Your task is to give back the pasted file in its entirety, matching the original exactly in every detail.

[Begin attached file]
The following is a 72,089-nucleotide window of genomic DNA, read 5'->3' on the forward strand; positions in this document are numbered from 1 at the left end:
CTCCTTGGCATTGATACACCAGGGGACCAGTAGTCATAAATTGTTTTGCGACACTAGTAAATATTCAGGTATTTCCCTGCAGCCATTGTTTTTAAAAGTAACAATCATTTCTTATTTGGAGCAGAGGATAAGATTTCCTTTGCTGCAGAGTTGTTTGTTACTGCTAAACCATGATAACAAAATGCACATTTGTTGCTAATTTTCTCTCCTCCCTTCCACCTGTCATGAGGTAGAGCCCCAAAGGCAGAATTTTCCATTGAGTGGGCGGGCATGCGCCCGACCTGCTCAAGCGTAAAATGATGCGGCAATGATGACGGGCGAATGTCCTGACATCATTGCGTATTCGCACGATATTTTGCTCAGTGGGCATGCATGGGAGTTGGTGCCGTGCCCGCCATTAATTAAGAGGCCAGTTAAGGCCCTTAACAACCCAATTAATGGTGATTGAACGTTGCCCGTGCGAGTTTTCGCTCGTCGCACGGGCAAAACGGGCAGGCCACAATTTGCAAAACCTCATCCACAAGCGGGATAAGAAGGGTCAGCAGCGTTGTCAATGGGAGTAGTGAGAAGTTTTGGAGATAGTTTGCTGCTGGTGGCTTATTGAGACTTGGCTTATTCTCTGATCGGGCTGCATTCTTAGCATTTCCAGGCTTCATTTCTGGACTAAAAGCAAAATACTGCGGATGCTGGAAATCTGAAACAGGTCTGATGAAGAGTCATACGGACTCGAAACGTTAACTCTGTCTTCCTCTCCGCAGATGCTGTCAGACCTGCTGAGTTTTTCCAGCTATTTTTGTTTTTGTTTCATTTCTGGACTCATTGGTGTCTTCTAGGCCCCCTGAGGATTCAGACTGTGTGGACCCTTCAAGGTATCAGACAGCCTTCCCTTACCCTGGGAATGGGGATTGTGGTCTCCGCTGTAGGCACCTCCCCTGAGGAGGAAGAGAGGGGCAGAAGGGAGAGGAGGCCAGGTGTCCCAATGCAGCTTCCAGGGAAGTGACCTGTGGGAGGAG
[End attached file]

The following is a 72,089-nucleotide window of genomic DNA, read 5'->3' on the forward strand; positions in this document are numbered from 1 at the left end:
CTCCTTGGCATTGATACACCAGGGGACCAGTAGTCATAAATTGTTTTGCGACACTAGTAAATATTCAGGTATTTCCCTGCAGCCATTGTTTTTAAAAGTAACAATCATTTCTTATTTGGAGCAGAGGATAAGATTTCCTTTGCTGCAGAGTTGTTTGTTACTGCTAAACCATGATAACAAAATGCACATTTGTTGCTAATTTTCTCTCCTCCCTTCCACCTGTCATGAGGTAGAGCCCCAAAGGCAGAATTTTCCATTGAGTGGGCGGGCATGCGCCCGACCTGCTCAAGCGTAAAATGATGCGGCAATGATGACGGGCGAATGTCCTGACATCATTGCGTATTCGCACGATATTTTGCTCAGTGGGCATGCATGGGAGTTGGTGCCGTGCCCGCCATTAATTAAGAGGCCAGTTAAGGCCCTTAACAACCCAATTAATGGTGATTGAACGTTGCCCGTGCGAGTTTTCGCTCGTCGCACGGGCAAAACGGGCAGGCCACAATTTGCAAAACCTCATCCACAAGCGGGATAAGAAGGGTCAGCAGCGTTGTCAATGGGAGTAGTGAGAAGTTTTGGAGATAGTTTGCTGCTGGTGGCTTATTGAGACTTGGCTTATTCTCTGATCGGGCTGCATTCTTAGCATTTCCAGGCTTCATTTCTGGACTAAAAGCAAAATACTGCGGATGCTGGAAATCTGAAACAGGTCTGATGAAGAGTCATACGGACTCGAAACGTTAACTCTGTCTTCCTCTCCGCAGATGCTGTCAGACCTGCTGAGTTTTTCCAGCTATTTTTGTTTTTGTTTCATTTCTGGACTCATTGGTGTCTTCTAGGCCCCCTGAGGATTCAGACTGTGTGGACCCTTCAAGGTATCAGACAGCCTTCCCTTACCCTGGGAATGGGGATTGTGGTCTCCGCTGTAGGCACCTCCCCTGAGGAGGAAGAGAGGGGCAGAAGGGAGAGGAGGCCAGGTGTCCCAATGCAGCTTCCAGGGAAGTGACCTGTGGGAGGAG